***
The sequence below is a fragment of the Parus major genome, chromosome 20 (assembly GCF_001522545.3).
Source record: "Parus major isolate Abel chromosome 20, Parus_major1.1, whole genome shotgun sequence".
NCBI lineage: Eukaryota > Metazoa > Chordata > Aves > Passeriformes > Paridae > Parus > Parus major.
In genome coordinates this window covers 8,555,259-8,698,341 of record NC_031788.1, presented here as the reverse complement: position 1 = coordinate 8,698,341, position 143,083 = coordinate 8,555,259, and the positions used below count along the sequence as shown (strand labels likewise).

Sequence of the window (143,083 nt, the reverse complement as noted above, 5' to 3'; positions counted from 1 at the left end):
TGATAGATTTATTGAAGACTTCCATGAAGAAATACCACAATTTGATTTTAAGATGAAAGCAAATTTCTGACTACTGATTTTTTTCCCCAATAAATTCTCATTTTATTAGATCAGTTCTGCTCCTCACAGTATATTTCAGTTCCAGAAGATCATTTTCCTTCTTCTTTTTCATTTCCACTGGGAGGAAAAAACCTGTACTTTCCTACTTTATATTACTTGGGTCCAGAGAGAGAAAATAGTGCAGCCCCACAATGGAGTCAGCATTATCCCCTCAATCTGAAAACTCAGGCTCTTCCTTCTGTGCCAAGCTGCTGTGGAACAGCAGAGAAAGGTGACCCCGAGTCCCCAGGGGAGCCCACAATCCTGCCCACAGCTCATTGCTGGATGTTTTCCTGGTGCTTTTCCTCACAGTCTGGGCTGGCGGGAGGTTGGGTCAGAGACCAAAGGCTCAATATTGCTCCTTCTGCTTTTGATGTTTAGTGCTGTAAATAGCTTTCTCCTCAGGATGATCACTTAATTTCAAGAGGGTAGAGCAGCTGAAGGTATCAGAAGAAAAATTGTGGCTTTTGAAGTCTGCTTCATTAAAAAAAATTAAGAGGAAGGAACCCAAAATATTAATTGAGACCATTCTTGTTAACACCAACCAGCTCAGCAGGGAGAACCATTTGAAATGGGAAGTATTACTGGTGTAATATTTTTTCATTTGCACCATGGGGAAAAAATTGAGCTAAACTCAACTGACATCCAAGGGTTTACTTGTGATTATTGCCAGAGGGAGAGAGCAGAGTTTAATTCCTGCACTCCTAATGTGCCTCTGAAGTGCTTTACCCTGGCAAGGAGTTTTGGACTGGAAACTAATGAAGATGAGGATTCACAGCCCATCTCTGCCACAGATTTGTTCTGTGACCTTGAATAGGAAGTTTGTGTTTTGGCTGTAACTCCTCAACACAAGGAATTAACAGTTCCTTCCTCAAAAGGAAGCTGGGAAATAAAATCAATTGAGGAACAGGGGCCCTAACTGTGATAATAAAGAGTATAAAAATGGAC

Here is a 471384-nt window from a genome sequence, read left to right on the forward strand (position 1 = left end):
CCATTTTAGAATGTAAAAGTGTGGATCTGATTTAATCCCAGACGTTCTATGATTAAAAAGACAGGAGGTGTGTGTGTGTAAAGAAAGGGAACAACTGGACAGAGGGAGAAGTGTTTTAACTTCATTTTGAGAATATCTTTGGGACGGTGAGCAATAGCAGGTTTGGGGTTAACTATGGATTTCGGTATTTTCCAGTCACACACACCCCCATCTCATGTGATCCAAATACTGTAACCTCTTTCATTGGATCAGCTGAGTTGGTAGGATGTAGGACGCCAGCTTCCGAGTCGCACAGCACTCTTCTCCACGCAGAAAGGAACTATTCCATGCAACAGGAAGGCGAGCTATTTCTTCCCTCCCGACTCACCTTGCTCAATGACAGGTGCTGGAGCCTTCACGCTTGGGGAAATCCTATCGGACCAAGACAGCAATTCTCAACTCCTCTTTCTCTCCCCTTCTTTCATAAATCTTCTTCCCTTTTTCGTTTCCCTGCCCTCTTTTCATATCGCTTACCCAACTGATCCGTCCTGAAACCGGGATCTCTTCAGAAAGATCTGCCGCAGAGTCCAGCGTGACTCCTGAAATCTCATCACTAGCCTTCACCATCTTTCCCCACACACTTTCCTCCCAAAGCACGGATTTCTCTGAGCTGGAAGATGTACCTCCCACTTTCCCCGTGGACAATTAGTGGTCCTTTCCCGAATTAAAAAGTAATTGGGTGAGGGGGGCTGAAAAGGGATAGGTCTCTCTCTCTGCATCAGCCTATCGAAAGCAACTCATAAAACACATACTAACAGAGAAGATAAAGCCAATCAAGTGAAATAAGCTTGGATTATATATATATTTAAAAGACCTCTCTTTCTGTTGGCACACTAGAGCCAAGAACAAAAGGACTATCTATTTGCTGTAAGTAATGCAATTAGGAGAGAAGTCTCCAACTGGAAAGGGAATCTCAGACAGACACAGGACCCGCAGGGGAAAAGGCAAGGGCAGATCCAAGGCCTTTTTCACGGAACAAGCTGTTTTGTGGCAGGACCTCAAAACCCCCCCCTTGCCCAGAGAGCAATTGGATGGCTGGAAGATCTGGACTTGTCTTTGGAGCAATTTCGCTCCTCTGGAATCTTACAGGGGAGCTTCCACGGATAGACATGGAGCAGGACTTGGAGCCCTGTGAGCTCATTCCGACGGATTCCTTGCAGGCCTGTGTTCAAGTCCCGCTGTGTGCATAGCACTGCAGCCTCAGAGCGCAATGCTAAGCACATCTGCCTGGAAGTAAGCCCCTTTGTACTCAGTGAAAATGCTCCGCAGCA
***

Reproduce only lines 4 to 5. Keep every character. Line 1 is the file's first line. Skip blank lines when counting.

In genome coordinates this window covers 8,555,259-8,698,341 of record NC_031788.1, presented here as the reverse complement: position 1 = coordinate 8,698,341, position 143,083 = coordinate 8,555,259, and the positions used below count along the sequence as shown (strand labels likewise).

Sequence of the window (143,083 nt, the reverse complement as noted above, 5' to 3'; positions counted from 1 at the left end):